* The students’ performance was passable, but it’s clear that they could do better if they studied more.

to straighten up – to tidy up; to organize a room by putting things away

* I understand that you didn’t have time to dust and vacuum, but could you at least straighten up the house before our friends come over?

to pick up after (someone) – to clean up another person’s mess, especially putting away that person’s things

* Do you think a woman’s job is to pick up after her husband and children, or should everyone be responsible for putting their own things away?

nitpicky – very picky and demanding, wanting to have things in a very specific way; difficult to please

* Adele’s piano teacher is nitpicky. Whenever she makes a mistake, he makes her start over from the very beginning of the song.

tolerant – accepting of unpleasant situations and/or things that other people do and say when one does not like them

* Even if you don’t agree with their beliefs, you need to learn to be more tolerant so that they feel welcome.

recourse – something that offers help or protection in a difficult situation

* If the tenants’ check bounces, we can charge a $25 fee as recourse.

to fine – to demand that someone pay an amount of money as a punishment for something bad that he or she has done

* The library fines people $0.25 per day per book that is overdue.

drastic – extreme; dramatic; having far-reaching consequences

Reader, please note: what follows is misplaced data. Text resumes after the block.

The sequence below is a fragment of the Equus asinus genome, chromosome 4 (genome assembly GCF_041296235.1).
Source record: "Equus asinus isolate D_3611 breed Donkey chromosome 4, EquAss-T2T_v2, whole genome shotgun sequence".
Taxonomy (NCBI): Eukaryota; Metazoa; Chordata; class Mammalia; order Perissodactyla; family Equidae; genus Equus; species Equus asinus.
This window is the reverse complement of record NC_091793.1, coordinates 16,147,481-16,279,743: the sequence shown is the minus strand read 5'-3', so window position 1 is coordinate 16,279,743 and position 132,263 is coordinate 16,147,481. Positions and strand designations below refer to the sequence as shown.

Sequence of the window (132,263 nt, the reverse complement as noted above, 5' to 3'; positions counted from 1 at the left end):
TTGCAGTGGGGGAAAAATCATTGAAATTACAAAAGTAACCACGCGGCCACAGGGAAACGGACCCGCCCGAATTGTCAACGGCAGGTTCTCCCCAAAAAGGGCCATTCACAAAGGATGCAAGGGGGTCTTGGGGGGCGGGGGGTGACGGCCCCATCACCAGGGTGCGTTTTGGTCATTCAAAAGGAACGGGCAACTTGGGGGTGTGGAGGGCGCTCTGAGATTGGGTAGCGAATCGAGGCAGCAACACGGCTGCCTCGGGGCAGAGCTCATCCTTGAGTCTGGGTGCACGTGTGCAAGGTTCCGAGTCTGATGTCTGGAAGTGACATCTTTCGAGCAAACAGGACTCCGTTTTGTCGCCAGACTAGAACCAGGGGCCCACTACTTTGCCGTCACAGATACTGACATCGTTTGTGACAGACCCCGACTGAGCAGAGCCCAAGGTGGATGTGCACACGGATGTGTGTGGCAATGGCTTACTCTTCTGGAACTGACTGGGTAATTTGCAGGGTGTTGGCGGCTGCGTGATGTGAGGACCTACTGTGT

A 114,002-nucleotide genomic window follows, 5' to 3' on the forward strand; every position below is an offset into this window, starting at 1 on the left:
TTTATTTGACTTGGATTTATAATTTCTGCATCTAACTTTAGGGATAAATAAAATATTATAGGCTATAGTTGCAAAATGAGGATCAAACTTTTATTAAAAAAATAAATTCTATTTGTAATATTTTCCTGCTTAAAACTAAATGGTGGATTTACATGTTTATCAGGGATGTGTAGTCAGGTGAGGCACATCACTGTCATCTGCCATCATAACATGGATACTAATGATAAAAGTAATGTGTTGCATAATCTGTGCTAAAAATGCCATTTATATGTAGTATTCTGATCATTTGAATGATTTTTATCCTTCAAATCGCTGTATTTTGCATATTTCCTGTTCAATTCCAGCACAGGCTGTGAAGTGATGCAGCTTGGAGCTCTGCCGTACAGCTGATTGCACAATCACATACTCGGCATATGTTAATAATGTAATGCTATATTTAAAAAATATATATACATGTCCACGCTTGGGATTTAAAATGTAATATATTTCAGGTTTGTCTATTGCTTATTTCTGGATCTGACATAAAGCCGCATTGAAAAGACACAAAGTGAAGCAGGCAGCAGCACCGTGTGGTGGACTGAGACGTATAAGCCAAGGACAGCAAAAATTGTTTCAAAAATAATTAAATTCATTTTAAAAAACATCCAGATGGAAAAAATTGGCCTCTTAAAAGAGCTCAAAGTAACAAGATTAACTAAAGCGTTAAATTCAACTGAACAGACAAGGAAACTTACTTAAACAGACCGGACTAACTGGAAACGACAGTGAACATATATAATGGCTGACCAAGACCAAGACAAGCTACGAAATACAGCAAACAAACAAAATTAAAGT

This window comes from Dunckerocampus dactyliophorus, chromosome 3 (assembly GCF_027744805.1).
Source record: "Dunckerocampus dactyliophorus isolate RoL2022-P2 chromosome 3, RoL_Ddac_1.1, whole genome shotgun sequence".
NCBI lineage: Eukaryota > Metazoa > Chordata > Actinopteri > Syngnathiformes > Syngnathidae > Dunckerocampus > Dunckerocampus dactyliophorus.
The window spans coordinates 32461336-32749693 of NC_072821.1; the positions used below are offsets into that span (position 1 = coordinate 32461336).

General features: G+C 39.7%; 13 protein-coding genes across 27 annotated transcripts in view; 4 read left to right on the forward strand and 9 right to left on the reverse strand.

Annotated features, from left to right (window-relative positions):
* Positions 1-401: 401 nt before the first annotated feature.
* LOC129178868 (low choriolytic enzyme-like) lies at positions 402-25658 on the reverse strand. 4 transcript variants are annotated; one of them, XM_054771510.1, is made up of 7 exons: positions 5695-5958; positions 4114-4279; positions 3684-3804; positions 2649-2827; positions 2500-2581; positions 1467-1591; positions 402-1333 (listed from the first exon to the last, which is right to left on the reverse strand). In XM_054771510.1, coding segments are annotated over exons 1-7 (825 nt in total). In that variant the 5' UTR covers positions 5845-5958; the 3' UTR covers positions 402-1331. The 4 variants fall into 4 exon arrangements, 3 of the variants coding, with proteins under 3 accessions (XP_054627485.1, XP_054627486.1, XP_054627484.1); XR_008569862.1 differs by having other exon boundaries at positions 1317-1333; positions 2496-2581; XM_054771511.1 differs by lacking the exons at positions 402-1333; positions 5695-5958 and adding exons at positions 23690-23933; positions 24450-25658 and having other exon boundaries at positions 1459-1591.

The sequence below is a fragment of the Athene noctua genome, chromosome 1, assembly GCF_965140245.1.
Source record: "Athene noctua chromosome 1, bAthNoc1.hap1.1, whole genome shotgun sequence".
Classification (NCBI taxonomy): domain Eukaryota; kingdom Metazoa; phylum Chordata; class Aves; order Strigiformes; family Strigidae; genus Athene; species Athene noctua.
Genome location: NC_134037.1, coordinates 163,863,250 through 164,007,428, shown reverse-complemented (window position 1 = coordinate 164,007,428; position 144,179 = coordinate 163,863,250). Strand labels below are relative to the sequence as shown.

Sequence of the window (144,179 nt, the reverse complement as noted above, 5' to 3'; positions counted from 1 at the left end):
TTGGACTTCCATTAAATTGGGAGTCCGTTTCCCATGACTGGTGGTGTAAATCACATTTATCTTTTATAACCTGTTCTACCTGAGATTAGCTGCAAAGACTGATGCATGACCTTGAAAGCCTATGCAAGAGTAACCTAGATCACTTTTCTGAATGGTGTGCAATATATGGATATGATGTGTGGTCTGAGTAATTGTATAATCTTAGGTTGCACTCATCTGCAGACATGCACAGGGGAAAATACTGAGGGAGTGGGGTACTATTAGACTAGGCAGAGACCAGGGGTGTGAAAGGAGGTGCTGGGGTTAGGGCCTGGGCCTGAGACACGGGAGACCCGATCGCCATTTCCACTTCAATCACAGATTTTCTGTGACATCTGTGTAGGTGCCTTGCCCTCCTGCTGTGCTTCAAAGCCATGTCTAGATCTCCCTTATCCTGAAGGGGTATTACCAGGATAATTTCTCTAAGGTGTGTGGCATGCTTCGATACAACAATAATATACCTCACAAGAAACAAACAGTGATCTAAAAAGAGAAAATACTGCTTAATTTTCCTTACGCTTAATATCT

* Selling your home just because you don’t want to clean it anymore seems a bit drastic.

Comprehension Questions
1. Who would be messy?
a) Someone who is very tidy.
b) Someone who is a slob.
c) Someone who is nitpicky.

2. What happens when Oscar leaves a big mess?
a) Oscar has to pay money to Felix.
b) Felix can ask Oscar to move out.
c) Oscar asks Felix to clean it up.

Answers at bottom.

What Else Does It Mean?
to make it work

The phrase “to make it work,” in this podcast, means to have something function well, or to manage to make something succeed, especially if it is difficult: “Sales have been lower than expected for the past year, but we’re determined to make it work.” The phrase “to work (something) out” means to reach an agreement or find a solution: “They had a big fight, but hopefully, they’ll be able to work it out.” The phrase “to have (one’s) work cut out for (one)” means to have a lot of things to do, especially when it is very challenging: “This garage is a mess! We really have our work cut out for us.” Finally, the phrase “to make short work of (something)” means to do something quickly and easily: “Having an electric drill would make short work of this furniture building project.”